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09/23/2020
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WorkScoop

Nevada's new CIO has some work to do

Since starting as Nevada’s statewide chief information officer last month, Alan Cunningham, a former information security chief for the Washoe County School District, has spent the past few weeks sizing up the expansive scope of state government. He's also figuring out how to fund technology projects in a state hit especially hard by budget cuts and navigate a new remote-work environment that is turning out to be more complicated than many originally believed. “We’ve got major technology companies investing in the state, and as a state technology [division] that has generally taken a little bit of a backseat, I’d say we’re about five to 10 years behind the states which are really pushing forward on technology, and mainly that’s because they have that funding to do that," Cunningham told StateScoop. Colin Wood has the story.


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Battleground states still have time to improve their election security

A report published Tuesday by election security researchers found that the states believed to be most competitive in this year’s presidential election have largely improved the security of their voting systems since 2016. But, the report from New York University’s Brennan Center for Justice states, there is still some work that can be done in the six weeks before Nov. 3 — and as voters in a growing number of states are already casting ballots. “[Election officials] talk about election security in a way they didn’t four years ago,” Derek Tisler, a Brennan Center fellow and one of the report’s authors, told StateScoop. “A lot of election officials have seen it as an important part of their jobs. A lot of states have brought on additional IT expertise. Most experts would say this is going to be the most secure election we’ve ever had.” Benjamin Freed reports.


Hawaii OKs autonomous vehicles for public roads

Just weeks after committing to a four-year long pilot project to turn Hawaii’s highways into data-collecting laboratories, Hawaii Gov. David Ige has approved autonomous vehicle testing on public roads throughout the state until at least 2023. Effective immediately, Hawaii’s Department of Transportation can issue autonomous vehicle manufacturers permits to test, but the HDOT will be required to submit a progress report in 2023 that determines whether testing has been successful or not, and whether more legislation is required to ensure that AVs are safe on Hawaii roads. The policy makes Hawaii the 29th state to legislate autonomous vehicle testing. Ryan Johnston has more on the state's initiative.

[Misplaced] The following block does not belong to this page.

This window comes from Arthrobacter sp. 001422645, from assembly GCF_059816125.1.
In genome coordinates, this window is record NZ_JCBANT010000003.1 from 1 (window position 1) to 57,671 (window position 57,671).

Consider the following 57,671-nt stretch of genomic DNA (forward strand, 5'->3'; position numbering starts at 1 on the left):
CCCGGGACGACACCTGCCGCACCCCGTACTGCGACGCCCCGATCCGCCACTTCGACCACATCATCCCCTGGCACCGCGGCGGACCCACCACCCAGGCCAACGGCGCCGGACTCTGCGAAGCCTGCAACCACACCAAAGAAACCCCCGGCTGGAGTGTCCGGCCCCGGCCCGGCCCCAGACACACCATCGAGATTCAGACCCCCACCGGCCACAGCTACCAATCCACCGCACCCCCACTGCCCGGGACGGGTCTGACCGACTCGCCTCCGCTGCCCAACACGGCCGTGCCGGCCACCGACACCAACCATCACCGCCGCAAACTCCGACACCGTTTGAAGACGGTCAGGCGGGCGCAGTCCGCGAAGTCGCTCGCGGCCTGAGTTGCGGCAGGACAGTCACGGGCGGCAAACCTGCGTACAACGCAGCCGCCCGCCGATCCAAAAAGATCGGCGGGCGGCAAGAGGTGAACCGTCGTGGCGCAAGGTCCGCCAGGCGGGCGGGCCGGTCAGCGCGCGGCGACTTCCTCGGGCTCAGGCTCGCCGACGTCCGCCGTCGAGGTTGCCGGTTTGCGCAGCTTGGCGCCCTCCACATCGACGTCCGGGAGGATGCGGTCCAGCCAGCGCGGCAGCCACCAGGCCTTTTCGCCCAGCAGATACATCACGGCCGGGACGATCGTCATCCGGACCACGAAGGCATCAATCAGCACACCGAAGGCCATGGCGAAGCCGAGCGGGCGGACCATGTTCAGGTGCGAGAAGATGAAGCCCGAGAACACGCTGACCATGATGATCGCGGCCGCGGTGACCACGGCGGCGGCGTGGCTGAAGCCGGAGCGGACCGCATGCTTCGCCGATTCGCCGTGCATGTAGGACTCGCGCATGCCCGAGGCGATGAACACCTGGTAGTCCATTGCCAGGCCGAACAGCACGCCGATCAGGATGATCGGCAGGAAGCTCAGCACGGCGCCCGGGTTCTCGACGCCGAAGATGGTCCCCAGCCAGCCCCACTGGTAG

Connecticut's new tax portal

An online tax system launching next week will allow Connecticut residents to file their taxes via the state’s new online business portal, Gov. Ned Lamont announced this week. The system is just one part of a larger, four-part modernization effort within the state’s Department of Revenue Services. The ability to access online services has become increasingly important during the pandemic as states seek to encourage social-distancing guidelines, while ensuring services remain available for as many people as possible. And for state governments, collecting revenue like owed income taxes will be of particular interest as they face shrinking budgets. Ryan has more.


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Google Cloud exec reflects on the promise of virtualization

Google Cloud’s Josh Marcuse says that virtualization is more than enabling online meetings. It’s that agencies can draw on a talent pool regardless of location. It’s that government can eliminate waiting, commuting and dead time with citizens, to focus on the meaningful interactions. To move forward, agencies need technology partners to help them meet four key areas: scalability, security, open standards and agility. Hear more lessons learned during the pandemic.


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